It is never the horse's faultNovember 7, 2014 at 2:45 pm
HELLO EVERYONE! HOPE YOU ARE ALL WELL TODAY. SO JOAN, I HAVE BEEN WATCHING THE VIDEOS YOU TOLD ME TO WATCH. VERY INTERESTING AND I LIKE THE WAY SHE WORKS WITH THE HORSES!
I ALSO HAVE BEEN WORKING ON SOMETHING THAT I COULD PRESENT TO THE OWNER AS TO WHAT LIMITATIONS I HAVE AND WHAT I CAN DO. I WILL LET YOU ALL KNOW HOW THAT GOES! HEHE IF SHE EVEN ANSWERS ME!
ON ANOTHER NOTE, I WORKED WITH LIGHTENING TODAY, FROM THE GROUND AND I AM GLAD THAT I HAVE DECIDED TO REALLY WORK WITH HER THIS WAY FOR A WHILE. SHE SHOWED ME HER “SPOOKED” SIDE TODAY, AND I WAS KIND OF GLAD I WAS NOT ON HER BACK!
IT STARTED OUT AWESOME, BOTH HER AND BEN (HER PASTURE BUDDY) ACTUALLY CAME TO US AS SOON AS THEY HEARD OUR VOICES!!! NO CHASING THEM AROUND THE FIELD TO GET THEM. YEAH! TOOK THEM UP AND TIED THEM TO GROOM. ALL GOOD THERE. SHE STOOD FOR ME, BACKED UP WHEN ASKED PICKED UP HER HOOVES FOR ME (THANK GOODNESS SHE WILL EVENTUALLY DO THAT AND HELP HOLD THEM, THAT IS SOMETIMES HARDER WORK THAN MUCKING THE STALL). MY FRIEND TOOK BEN DOWN TO THE ROUND PASTURE TO RIDE HIM AND WORK WITH HIM. I KEPT HER WITH ME UP BY THE STALL AND WORKED ON STANDING, BACKING UP AND JUST KEEPING HER AWAY FROM BEN WITHOUT HER BEING FREAKED.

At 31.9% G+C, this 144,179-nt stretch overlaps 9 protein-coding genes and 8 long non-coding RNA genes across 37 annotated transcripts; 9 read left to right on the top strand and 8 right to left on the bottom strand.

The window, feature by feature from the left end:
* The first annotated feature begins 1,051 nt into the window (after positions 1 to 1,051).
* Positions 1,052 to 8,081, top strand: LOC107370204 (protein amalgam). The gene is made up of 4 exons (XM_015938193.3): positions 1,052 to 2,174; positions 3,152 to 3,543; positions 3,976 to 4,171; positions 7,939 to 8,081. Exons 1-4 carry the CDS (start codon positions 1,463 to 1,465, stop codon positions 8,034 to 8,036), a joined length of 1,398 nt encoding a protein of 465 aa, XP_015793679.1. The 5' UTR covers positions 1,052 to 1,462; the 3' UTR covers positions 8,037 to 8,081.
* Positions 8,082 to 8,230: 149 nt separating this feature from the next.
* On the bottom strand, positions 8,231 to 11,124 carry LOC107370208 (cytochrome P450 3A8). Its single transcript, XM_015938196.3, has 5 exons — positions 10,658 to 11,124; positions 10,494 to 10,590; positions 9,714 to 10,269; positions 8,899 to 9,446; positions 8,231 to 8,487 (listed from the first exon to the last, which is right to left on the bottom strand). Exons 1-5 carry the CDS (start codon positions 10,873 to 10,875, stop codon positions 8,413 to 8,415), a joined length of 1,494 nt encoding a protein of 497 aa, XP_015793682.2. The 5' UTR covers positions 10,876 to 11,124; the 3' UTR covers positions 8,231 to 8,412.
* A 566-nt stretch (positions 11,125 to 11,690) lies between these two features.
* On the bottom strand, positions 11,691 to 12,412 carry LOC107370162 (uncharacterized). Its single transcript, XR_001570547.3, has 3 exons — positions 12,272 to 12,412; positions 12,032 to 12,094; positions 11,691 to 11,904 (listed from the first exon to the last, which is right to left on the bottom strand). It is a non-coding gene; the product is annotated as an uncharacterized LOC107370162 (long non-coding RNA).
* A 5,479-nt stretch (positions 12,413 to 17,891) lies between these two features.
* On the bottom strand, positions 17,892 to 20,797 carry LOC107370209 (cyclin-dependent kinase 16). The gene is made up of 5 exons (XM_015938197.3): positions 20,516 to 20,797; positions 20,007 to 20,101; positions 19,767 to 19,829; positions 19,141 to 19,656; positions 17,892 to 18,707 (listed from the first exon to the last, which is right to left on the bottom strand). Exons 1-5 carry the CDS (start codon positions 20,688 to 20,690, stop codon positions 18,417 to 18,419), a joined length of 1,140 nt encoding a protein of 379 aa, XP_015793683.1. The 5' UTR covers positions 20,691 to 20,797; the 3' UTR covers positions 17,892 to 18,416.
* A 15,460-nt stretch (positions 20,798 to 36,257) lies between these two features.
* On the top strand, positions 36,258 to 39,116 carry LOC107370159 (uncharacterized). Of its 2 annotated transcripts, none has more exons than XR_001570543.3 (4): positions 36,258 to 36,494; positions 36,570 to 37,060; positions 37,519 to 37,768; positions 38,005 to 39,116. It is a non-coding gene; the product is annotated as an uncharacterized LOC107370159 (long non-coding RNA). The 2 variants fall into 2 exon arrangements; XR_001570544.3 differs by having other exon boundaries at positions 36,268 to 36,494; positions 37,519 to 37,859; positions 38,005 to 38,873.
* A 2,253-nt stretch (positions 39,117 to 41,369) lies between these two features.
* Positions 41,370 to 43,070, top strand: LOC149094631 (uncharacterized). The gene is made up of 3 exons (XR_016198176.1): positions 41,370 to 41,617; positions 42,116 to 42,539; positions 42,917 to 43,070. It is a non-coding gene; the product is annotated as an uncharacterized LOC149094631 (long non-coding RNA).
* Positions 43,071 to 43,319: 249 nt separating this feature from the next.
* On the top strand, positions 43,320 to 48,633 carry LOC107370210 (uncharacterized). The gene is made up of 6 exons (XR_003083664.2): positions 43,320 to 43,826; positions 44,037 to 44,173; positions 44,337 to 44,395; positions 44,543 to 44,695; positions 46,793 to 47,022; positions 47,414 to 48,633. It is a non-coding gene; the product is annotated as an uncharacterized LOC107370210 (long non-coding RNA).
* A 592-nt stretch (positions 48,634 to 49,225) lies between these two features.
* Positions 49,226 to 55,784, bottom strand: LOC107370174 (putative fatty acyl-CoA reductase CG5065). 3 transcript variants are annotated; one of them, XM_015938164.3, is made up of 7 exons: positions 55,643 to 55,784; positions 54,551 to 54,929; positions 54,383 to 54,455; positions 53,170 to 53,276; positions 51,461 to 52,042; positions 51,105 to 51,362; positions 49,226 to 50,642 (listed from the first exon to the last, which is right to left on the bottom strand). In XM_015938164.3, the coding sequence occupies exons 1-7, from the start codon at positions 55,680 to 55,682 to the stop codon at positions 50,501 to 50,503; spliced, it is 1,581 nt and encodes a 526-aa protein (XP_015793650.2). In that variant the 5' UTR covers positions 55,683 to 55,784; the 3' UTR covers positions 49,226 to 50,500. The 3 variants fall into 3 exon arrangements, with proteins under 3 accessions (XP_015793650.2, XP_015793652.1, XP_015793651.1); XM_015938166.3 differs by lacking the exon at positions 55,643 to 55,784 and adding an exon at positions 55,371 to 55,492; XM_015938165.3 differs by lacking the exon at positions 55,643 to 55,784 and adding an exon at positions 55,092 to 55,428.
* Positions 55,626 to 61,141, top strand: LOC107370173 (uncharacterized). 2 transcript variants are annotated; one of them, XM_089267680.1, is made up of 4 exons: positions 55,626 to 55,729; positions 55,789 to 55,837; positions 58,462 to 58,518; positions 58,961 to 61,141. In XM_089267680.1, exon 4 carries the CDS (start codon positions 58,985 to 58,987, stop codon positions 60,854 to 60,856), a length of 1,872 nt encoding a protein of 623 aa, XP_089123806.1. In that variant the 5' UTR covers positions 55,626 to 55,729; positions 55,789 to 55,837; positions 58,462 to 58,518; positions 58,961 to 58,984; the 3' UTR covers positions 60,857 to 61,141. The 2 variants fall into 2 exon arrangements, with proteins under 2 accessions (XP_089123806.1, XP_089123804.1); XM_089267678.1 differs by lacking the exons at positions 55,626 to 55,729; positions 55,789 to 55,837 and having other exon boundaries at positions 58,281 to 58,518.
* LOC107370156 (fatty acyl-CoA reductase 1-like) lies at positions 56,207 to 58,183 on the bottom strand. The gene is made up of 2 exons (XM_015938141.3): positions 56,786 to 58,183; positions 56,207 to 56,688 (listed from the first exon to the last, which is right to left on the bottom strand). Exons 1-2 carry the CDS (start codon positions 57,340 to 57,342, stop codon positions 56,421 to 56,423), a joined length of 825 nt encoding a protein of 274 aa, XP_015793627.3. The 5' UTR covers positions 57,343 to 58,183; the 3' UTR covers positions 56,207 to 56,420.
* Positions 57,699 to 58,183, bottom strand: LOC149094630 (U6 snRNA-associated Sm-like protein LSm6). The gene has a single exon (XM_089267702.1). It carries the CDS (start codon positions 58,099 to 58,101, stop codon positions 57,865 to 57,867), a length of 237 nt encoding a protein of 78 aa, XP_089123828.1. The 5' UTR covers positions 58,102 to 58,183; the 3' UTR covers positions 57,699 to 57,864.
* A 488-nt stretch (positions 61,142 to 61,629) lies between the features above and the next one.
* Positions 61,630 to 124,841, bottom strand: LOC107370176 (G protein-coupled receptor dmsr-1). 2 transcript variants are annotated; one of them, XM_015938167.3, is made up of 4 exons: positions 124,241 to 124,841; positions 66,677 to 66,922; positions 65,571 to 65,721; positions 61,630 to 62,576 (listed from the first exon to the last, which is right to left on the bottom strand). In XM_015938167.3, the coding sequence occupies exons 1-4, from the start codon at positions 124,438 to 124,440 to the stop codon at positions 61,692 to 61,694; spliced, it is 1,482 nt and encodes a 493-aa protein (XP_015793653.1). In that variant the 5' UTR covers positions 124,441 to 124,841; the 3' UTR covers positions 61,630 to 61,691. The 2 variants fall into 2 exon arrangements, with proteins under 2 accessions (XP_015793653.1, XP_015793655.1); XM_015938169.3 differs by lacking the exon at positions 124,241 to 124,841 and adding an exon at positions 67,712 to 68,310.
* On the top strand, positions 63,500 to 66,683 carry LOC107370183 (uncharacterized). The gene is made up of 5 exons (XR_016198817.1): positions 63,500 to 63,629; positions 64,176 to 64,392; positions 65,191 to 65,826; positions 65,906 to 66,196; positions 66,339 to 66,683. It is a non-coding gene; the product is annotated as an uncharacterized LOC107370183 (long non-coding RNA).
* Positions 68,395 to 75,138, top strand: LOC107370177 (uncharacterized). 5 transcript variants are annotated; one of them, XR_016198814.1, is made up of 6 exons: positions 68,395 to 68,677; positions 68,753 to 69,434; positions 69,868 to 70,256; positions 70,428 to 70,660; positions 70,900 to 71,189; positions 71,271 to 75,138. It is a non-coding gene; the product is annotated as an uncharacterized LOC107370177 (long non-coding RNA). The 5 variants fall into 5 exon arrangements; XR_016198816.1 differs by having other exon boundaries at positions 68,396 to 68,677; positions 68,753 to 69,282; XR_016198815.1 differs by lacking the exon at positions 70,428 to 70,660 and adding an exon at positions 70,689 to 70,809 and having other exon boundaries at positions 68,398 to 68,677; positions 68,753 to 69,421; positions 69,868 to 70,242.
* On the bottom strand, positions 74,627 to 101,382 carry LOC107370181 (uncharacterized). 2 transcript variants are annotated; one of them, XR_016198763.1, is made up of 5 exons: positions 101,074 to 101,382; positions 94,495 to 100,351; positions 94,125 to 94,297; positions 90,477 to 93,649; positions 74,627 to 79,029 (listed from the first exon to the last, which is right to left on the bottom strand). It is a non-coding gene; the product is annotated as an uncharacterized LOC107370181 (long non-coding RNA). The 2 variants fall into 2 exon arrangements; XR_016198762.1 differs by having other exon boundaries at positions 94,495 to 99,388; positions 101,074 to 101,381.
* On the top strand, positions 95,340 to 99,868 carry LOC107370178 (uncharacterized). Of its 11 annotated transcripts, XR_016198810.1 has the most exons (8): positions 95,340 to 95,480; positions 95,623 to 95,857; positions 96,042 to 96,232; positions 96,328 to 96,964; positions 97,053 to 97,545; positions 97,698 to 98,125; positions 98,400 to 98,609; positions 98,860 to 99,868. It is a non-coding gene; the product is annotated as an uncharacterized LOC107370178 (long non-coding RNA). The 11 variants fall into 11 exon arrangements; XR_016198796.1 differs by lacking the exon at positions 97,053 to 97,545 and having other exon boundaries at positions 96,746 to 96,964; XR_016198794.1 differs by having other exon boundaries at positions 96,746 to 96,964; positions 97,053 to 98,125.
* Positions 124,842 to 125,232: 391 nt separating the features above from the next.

FINALLY I WALKED HER, MADE HER STOP ON WHOA, MADE HER STAND THEN WE CONTINUED TO WALK DOWN TO THE ROUND PASTURE. MY FRIEND NEVER CLOSED THE GATE TO THE FAR PASTURE BUT NO WORRIES AT THIS TIME. I CONTINUED TO WORK WITH HER DOING THESE COMMANDS AND TRYING TO BE TOTALLY CONSISTANT WITH THE COMMANDS. SHE DID VERY WELL WITH ME ON A LOOSE REIN. UNTIL A HAYSTACK BLEW IN FRONT OF US WITH THE WIND! SHE FREAKED, BUT I WAS ABLE TO CALM HER AND GOT HER TO STAND AND RELAX. TOOK A FEW MINUTES, BUT ALL WAS GOOD THEN. I ALSO NOTICED THAT IN THE WIND THE END OF THE LEAD WAS WHIPPING AROUND BEHIND ME AND THAT STARTLED HER! ALL GOOD, WE WORKED WITH THAT, THEN MY FRIEND HAS ISSUES WITH HER HORSE AND SHE YELLED AT HIM REALLY FORCEFULLY AND THAT WAS THAT, TOTALLY FREAKED LIGHTENING. I TRIED TO CALM HER AND SAID WHOA AND STAND, BUT SHE PULLED THE LEAD OUT OF MY HAND AND THAT WAS WHEN I WISHED THE GATE HAD BEEN CLOSED, CAUSE OUT SHE RAN. SHE ONLY WENT A LITTLE WAYS THOUGH AND I WALKED TO HER SLOWLY BUT STEADILY AND CALLED TO HER. ASKED HER TO STAND. SHE KEPT WATCHING HER, BUT I WAS TOTALLY SHOCKED SHE WAITED UNTIL I GOT THERE AND GOT THE LEAD AND THEN WALKED RIGHT TO ME AND PUT HER HEAD ON MY ARM! I STROKED HER AND WAITED A FEW MINUTES THEN WE WENT RIGHT BACK TO THE PASTURE AND CONTINUED JUST WORKING. SHE FINALLY SEEMED TO BE MUCH MORE RELAXED AND WORKED BEAUTIFULLY AFTER THAT. SHE WALKED TO MY KISS AND SAYING WALK, WHOA’D AND STOOD WHEN I ASKED HER TO, THOUGH WHEN I STARTED JOGGING TO TRY TO GET HER TO TROT SHE JUST SPED UP HER WALK AND LOOKED AT ME AS IF I WAS NUTS! HEHE